Hi everyone,
All eyes are of course on COP26 as we await announcements on the future direction of climate policy for our planet.

Centre Director Mona Mølnvik and Leader of the Special Advisory Group Nils Røkke will be representing NCCS at the event "The North Sea as a springboard for the green transition".

Find out more details below, along with information on the latest NCCS webinars and blog posts from the Centre.

On behalf of the NCCS team,
Amy Brunsvold, NCCS Centre Manager

COP26: The North Sea as a springboard
for the green transition

SINTEF på COP26 Full Size English (1)
The nations bordering the North Sea have long benefited from its bounty. Now these countries, along with the rest of the world, are facing a challenge on a scale never seen before. North Sea countries have a unique opportunity to use their knowledge and expertise about the area to implement novel solutions to the climate crisis.

The event will present a document co-signed by scientists associated with NCCS and several other FMEs. SINTEF and NTNU will present three recommendations for a green transition in the North Sea and invite panellists to discuss the report and the recommendations.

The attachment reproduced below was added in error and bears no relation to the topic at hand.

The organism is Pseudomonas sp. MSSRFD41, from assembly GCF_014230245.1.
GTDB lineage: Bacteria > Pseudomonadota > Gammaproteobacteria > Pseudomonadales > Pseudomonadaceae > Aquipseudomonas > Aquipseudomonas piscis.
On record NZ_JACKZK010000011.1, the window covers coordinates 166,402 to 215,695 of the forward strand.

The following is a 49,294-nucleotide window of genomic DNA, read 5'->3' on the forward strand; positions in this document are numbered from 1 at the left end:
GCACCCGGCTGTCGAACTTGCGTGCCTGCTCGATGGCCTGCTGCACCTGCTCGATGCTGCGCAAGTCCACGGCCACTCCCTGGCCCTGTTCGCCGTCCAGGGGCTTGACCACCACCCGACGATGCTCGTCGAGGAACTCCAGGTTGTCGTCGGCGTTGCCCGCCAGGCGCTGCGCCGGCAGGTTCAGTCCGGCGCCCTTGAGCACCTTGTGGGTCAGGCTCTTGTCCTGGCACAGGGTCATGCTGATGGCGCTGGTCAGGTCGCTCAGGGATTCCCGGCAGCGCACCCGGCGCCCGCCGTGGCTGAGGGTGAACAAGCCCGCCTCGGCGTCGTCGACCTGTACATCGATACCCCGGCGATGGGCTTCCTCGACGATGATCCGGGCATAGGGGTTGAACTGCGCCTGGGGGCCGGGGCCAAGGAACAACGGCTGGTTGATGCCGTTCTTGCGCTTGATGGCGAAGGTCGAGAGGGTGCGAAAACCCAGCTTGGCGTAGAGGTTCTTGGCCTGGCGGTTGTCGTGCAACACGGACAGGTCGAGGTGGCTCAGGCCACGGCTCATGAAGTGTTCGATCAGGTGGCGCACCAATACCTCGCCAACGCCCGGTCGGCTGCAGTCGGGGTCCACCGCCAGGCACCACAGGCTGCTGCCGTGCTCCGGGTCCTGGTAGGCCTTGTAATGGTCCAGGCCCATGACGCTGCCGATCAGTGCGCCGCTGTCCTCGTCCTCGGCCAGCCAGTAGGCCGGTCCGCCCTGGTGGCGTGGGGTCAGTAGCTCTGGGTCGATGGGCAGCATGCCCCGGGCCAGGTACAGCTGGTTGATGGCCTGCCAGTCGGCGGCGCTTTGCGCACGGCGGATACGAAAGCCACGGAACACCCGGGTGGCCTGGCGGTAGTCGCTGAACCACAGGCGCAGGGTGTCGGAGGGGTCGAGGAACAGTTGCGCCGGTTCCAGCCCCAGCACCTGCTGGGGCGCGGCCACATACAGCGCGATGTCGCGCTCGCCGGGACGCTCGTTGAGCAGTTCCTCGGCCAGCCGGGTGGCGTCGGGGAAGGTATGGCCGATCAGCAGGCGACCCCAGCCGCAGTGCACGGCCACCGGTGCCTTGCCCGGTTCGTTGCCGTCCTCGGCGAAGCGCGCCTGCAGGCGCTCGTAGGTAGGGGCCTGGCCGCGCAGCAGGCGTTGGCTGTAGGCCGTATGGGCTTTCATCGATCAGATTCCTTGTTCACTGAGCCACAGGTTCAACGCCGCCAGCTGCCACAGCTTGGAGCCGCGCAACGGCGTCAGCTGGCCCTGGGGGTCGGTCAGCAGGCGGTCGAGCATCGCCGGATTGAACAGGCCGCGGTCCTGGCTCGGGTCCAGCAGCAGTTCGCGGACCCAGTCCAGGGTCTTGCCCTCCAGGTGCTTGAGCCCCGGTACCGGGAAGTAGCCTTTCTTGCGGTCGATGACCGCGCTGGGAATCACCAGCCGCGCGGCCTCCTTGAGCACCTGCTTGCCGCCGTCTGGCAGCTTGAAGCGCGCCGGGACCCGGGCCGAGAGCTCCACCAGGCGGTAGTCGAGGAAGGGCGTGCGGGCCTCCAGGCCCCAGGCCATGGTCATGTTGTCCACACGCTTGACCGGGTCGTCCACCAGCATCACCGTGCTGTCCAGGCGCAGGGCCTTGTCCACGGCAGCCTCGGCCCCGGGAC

The event will be live streamed at 1pm on 9 November. Full details here.

Salt Precipitation Experiments
for Improved CO₂ Storage

CO2 sequestration in the subsurface should be undertaken immediately and at large injection rates if we are to fulfil the ambitions stated in the Paris Agreement of limiting the rise in average global temperature to below 2°C. Ongoing research in the Norwegian CCS Research Centre (NCCS) continues to reveal new knowledge that will improve the efficiency of CO2 storage in the decades to come.
Sketch showing injected CO2 drying front and capillary brine back-flow.
One recent learning helps us resolve an instability issue with salt precipitation at specific flow rates. The outcomes should help operating companies adjust their flow rates in order to avoid costly salt-related maintenance work in the future.

Read the full post: Salt Precipitation Experiments for Improved CO₂ Storage

Assumptions Matter When Assessing
Blue & Green Hydrogen

European continent from space
Several studies have shown that blue hydrogen will have very low CO₂ intensity and is the perfect companion to green hydrogen in the pursuit of a fully decarbonised energy. So why do some studies claim that blue hydrogen will be 20% worse for the environment than directly burning natural gas? The answer is to be found in the assumptions used in the studies.

Read more: Assumptions Matter When Assessing Blue & Green Hydrogen
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Thank you for reading our newsletters.
Amy Brunsvold, NCCS Centre Manager
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